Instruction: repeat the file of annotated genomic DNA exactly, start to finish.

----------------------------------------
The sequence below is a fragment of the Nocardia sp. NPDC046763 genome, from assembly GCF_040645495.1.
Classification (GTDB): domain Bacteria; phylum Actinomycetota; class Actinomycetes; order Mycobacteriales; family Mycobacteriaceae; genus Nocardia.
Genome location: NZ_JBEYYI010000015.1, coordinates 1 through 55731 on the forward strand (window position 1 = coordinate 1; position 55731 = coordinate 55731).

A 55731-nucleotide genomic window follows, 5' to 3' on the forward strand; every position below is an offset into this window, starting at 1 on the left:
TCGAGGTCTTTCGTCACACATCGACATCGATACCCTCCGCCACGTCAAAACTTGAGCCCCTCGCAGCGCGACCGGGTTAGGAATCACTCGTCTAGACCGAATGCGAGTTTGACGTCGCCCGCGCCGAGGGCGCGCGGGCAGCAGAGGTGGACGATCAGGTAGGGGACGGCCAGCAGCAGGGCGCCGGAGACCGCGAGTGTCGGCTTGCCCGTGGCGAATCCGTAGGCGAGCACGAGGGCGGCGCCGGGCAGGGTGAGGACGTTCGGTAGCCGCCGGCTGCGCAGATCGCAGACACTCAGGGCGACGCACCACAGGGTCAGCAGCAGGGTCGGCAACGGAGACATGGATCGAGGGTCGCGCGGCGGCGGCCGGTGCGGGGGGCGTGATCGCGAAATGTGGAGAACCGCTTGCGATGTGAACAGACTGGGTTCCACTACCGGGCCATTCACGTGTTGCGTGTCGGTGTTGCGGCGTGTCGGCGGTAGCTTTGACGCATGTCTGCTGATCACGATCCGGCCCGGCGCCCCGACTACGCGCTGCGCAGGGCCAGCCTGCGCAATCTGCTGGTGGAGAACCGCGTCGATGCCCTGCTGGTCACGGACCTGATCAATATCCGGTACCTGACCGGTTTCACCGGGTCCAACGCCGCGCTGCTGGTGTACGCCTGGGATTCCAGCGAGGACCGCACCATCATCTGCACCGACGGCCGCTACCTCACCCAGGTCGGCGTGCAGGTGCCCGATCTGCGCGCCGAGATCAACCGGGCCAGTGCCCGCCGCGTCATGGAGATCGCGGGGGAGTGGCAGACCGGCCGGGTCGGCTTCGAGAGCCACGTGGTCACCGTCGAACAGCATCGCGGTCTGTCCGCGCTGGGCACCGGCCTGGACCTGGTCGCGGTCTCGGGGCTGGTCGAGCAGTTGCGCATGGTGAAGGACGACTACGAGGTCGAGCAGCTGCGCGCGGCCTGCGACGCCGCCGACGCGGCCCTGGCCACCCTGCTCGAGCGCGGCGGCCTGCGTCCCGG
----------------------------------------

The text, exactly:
The sequence below is a fragment of the Nocardia sp. NPDC046763 genome, from assembly GCF_040645495.1.
Classification (GTDB): domain Bacteria; phylum Actinomycetota; class Actinomycetes; order Mycobacteriales; family Mycobacteriaceae; genus Nocardia.
Genome location: NZ_JBEYYI010000015.1, coordinates 1 through 55731 on the forward strand (window position 1 = coordinate 1; position 55731 = coordinate 55731).

A 55731-nucleotide genomic window follows, 5' to 3' on the forward strand; every position below is an offset into this window, starting at 1 on the left:
TCGAGGTCTTTCGTCACACATCGACATCGATACCCTCCGCCACGTCAAAACTTGAGCCCCTCGCAGCGCGACCGGGTTAGGAATCACTCGTCTAGACCGAATGCGAGTTTGACGTCGCCCGCGCCGAGGGCGCGCGGGCAGCAGAGGTGGACGATCAGGTAGGGGACGGCCAGCAGCAGGGCGCCGGAGACCGCGAGTGTCGGCTTGCCCGTGGCGAATCCGTAGGCGAGCACGAGGGCGGCGCCGGGCAGGGTGAGGACGTTCGGTAGCCGCCGGCTGCGCAGATCGCAGACACTCAGGGCGACGCACCACAGGGTCAGCAGCAGGGTCGGCAACGGAGACATGGATCGAGGGTCGCGCGGCGGCGGCCGGTGCGGGGGGCGTGATCGCGAAATGTGGAGAACCGCTTGCGATGTGAACAGACTGGGTTCCACTACCGGGCCATTCACGTGTTGCGTGTCGGTGTTGCGGCGTGTCGGCGGTAGCTTTGACGCATGTCTGCTGATCACGATCCGGCCCGGCGCCCCGACTACGCGCTGCGCAGGGCCAGCCTGCGCAATCTGCTGGTGGAGAACCGCGTCGATGCCCTGCTGGTCACGGACCTGATCAATATCCGGTACCTGACCGGTTTCACCGGGTCCAACGCCGCGCTGCTGGTGTACGCCTGGGATTCCAGCGAGGACCGCACCATCATCTGCACCGACGGCCGCTACCTCACCCAGGTCGGCGTGCAGGTGCCCGATCTGCGCGCCGAGATCAACCGGGCCAGTGCCCGCCGCGTCATGGAGATCGCGGGGGAGTGGCAGACCGGCCGGGTCGGCTTCGAGAGCCACGTGGTCACCGTCGAACAGCATCGCGGTCTGTCCGCGCTGGGCACCGGCCTGGACCTGGTCGCGGTCTCGGGGCTGGTCGAGCAGTTGCGCATGGTGAAGGACGACTACGAGGTCGAGCAGCTGCGCGCGGCCTGCGACGCCGCCGACGCGGCCCTGGCCACCCTGCTCGAGCGCGGCGGCCTGCGTCCCGG